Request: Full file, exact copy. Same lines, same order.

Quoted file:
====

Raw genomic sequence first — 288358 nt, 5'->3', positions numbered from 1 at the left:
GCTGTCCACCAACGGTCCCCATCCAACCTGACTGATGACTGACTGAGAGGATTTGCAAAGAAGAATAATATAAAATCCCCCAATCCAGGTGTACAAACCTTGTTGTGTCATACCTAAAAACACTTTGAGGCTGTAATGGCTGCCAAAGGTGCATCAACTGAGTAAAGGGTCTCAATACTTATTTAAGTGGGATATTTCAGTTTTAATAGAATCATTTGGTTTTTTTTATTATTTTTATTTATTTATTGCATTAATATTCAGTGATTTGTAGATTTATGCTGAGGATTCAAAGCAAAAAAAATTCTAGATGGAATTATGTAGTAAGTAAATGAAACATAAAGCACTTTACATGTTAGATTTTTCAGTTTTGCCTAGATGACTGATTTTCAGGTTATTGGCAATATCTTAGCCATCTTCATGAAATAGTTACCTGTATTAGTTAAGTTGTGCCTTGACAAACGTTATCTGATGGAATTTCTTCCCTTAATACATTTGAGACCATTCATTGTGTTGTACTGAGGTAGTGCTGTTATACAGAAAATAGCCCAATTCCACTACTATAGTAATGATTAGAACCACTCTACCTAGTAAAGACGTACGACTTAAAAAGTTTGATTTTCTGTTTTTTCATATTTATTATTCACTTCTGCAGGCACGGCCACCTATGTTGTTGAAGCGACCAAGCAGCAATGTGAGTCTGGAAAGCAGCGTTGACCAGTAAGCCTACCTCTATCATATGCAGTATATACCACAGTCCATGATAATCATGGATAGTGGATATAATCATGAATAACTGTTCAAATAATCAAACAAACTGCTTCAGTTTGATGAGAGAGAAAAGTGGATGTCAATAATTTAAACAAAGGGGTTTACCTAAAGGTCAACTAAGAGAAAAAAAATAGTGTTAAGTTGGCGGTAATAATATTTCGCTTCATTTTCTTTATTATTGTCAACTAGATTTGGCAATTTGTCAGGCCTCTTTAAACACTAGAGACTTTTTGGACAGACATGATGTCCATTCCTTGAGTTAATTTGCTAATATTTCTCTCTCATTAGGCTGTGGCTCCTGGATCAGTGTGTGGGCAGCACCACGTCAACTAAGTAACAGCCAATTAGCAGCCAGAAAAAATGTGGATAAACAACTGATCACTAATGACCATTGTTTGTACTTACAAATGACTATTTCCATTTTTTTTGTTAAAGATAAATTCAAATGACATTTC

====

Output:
Raw genomic sequence first — 288358 nt, 5'->3', positions numbered from 1 at the left:
GCTGTCCACCAACGGTCCCCATCCAACCTGACTGATGACTGACTGAGAGGATTTGCAAAGAAGAATAATATAAAATCCCCCAATCCAGGTGTACAAACCTTGTTGTGTCATACCTAAAAACACTTTGAGGCTGTAATGGCTGCCAAAGGTGCATCAACTGAGTAAAGGGTCTCAATACTTATTTAAGTGGGATATTTCAGTTTTAATAGAATCATTTGGTTTTTTTTATTATTTTTATTTATTTATTGCATTAATATTCAGTGATTTGTAGATTTATGCTGAGGATTCAAAGCAAAAAAAATTCTAGATGGAATTATGTAGTAAGTAAATGAAACATAAAGCACTTTACATGTTAGATTTTTCAGTTTTGCCTAGATGACTGATTTTCAGGTTATTGGCAATATCTTAGCCATCTTCATGAAATAGTTACCTGTATTAGTTAAGTTGTGCCTTGACAAACGTTATCTGATGGAATTTCTTCCCTTAATACATTTGAGACCATTCATTGTGTTGTACTGAGGTAGTGCTGTTATACAGAAAATAGCCCAATTCCACTACTATAGTAATGATTAGAACCACTCTACCTAGTAAAGACGTACGACTTAAAAAGTTTGATTTTCTGTTTTTTCATATTTATTATTCACTTCTGCAGGCACGGCCACCTATGTTGTTGAAGCGACCAAGCAGCAATGTGAGTCTGGAAAGCAGCGTTGACCAGTAAGCCTACCTCTATCATATGCAGTATATACCACAGTCCATGATAATCATGGATAGTGGATATAATCATGAATAACTGTTCAAATAATCAAACAAACTGCTTCAGTTTGATGAGAGAGAAAAGTGGATGTCAATAATTTAAACAAAGGGGTTTACCTAAAGGTCAACTAAGAGAAAAAAAATAGTGTTAAGTTGGCGGTAATAATATTTCGCTTCATTTTCTTTATTATTGTCAACTAGATTTGGCAATTTGTCAGGCCTCTTTAAACACTAGAGACTTTTTGGACAGACATGATGTCCATTCCTTGAGTTAATTTGCTAATATTTCTCTCTCATTAGGCTGTGGCTCCTGGATCAGTGTGTGGGCAGCACCACGTCAACTAAGTAACAGCCAATTAGCAGCCAGAAAAAATGTGGATAAACAACTGATCACTAATGACCATTGTTTGTACTTACAAATGACTATTTCCATTTTTTTTGTTAAAGATAAATTCAAATGACATTTC